Purpose: To retrospectively evaluate long-term survival outcomes of radiofrequency (RF) ablation of colorectal lung metastases and evaluate factors associated with improved survival. Materials and Methods: Eighty-four patients (46 male and 38 female; median age, 65 y) with 172 colorectal lung metastases (median size, 1.2 cm) underwent 113 RF ablation sessions. Thirteen patients had viable extrapulmonary recurrences at the time of RF ablation. The primary endpoint was patient survival. Prognostic factors associated with survival were determined by univariate and multivariate analyses. Secondary endpoints were local tumor progression and adverse events (per National Cancer Institute Common Terminology Criteria for Adverse Events, version 4.0). Results: During follow-up (median duration, 37.5 mo), 36 patients (42.9%) died. The estimated overall survival (OS) rates were 95.2%, 65.0%, and 51.6% at 1, 3, and 5 years, respectively (median OS time, 67.0 mo). Multivariate analysis revealed that a carcinoembryonic antigen (CEA) level of at least 5 ng/mL before RF ablation (P = .03) and the presence of viable extrapulmonary recurrences at the time of RF ablation (P = .001) were independent negative prognostic factors. The local tumor progression rate was 14.0% (24 of 172 tumors). Grade 3 adverse events were observed after two sessions (1.8%), and grade 4/5 adverse events were not observed. Conclusions: RF ablation of colorectal lung metastases provided favorable long-term survival with a low incidence of severe adverse events. Independent prognostic factors were a high CEA level before RF ablation and the presence of viable extrapulmonary recurrences at the time of RF ablation.& SIR, 2015.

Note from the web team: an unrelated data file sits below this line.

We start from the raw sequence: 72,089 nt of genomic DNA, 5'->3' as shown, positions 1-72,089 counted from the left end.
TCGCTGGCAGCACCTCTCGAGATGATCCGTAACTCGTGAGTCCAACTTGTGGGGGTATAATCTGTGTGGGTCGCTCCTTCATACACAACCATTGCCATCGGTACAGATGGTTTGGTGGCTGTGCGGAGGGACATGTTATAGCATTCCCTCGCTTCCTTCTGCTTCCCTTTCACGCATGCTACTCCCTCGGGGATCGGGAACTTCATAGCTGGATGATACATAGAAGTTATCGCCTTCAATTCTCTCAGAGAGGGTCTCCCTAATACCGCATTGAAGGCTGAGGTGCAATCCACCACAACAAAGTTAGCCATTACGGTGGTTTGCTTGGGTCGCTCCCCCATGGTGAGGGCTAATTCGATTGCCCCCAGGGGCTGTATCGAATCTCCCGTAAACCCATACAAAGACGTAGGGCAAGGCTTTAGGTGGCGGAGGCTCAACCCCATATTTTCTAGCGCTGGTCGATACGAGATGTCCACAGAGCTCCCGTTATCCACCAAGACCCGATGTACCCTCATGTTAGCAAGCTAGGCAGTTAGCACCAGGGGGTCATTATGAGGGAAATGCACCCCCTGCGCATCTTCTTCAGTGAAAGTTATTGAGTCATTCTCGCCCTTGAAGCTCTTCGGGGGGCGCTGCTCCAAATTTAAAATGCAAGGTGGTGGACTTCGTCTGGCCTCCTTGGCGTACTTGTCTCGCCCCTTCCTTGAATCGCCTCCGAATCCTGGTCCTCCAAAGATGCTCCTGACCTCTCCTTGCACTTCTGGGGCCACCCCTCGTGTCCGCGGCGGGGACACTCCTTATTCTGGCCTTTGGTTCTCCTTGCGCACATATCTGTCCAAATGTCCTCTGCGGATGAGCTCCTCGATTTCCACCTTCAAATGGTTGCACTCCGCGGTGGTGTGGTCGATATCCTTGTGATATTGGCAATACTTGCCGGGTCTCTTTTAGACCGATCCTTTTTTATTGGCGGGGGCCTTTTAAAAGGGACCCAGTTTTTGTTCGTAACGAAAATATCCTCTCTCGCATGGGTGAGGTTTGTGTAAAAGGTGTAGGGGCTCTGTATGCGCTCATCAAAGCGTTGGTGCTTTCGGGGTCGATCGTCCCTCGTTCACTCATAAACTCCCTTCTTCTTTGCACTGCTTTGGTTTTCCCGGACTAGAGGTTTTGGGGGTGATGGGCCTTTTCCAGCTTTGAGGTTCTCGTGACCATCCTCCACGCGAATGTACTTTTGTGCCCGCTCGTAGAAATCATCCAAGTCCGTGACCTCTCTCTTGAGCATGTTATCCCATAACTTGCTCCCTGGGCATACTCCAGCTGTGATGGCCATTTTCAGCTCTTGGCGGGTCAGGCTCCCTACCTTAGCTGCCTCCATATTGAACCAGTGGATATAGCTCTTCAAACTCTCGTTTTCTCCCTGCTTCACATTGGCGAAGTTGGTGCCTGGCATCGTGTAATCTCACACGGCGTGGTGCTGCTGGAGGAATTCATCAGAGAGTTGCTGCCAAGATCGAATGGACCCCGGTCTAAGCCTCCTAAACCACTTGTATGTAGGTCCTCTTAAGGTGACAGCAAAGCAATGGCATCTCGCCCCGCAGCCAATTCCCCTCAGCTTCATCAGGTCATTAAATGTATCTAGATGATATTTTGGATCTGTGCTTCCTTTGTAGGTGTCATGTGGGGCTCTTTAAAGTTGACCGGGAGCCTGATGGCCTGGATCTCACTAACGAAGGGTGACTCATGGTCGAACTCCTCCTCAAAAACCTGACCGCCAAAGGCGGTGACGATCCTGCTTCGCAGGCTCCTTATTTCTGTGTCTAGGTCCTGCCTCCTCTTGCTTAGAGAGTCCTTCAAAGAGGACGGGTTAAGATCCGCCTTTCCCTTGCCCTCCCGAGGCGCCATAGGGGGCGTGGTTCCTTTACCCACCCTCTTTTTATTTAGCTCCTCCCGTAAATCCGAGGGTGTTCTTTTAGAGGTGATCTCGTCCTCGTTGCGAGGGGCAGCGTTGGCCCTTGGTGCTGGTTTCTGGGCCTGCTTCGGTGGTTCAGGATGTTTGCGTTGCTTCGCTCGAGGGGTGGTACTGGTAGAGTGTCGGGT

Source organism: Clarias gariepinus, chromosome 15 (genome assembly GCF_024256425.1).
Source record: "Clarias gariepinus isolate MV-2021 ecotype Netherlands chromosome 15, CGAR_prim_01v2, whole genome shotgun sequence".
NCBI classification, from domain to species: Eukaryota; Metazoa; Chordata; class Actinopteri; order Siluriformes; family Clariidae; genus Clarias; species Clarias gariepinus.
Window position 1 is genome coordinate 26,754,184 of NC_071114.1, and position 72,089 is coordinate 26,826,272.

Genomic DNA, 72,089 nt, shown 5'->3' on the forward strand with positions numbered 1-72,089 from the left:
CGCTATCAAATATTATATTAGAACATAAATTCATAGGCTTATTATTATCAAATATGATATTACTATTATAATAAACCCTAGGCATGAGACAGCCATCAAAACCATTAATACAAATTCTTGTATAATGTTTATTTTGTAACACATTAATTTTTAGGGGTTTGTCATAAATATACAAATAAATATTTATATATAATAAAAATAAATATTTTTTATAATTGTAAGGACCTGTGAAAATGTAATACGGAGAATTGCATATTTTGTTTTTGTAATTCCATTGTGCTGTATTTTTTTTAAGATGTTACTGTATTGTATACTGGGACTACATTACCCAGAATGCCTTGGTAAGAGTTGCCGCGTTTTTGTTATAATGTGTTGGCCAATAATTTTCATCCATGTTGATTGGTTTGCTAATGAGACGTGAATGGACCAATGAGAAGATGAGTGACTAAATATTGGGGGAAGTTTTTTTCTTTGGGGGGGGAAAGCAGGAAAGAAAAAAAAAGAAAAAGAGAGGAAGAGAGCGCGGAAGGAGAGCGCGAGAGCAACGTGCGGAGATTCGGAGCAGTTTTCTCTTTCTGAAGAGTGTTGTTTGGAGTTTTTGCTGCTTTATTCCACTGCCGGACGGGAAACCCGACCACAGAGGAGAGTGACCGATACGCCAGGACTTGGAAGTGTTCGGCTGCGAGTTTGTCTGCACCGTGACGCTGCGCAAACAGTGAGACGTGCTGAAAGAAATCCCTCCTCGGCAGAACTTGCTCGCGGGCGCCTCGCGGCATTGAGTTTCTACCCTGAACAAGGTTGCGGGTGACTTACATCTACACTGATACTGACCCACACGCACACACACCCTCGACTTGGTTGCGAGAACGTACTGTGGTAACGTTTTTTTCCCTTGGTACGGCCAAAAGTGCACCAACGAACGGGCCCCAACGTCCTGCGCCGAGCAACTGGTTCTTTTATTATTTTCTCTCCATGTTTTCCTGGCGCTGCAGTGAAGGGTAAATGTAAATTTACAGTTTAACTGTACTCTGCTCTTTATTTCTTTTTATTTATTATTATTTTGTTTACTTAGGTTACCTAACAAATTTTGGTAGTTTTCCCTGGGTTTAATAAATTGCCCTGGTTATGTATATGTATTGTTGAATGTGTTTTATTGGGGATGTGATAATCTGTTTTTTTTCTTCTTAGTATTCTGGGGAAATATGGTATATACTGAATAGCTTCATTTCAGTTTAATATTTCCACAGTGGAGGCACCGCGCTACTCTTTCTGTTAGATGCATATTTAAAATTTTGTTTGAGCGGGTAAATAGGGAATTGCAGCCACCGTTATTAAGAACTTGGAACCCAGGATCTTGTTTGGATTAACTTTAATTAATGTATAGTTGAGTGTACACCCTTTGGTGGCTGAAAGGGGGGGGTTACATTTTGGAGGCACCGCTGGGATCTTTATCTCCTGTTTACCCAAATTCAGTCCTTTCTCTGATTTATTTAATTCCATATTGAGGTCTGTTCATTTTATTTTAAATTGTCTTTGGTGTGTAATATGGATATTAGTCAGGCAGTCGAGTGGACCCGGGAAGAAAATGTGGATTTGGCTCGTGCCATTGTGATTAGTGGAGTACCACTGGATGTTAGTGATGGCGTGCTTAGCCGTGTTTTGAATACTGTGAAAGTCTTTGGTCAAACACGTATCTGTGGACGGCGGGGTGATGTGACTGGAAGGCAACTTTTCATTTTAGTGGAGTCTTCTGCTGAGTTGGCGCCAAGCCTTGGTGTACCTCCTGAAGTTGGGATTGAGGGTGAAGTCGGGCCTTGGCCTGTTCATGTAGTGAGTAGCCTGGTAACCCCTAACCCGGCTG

ASJC Scopus subject areas
- Radiology Nuclear Medicine and imaging
- Cardiology and Cardiovascular Medicine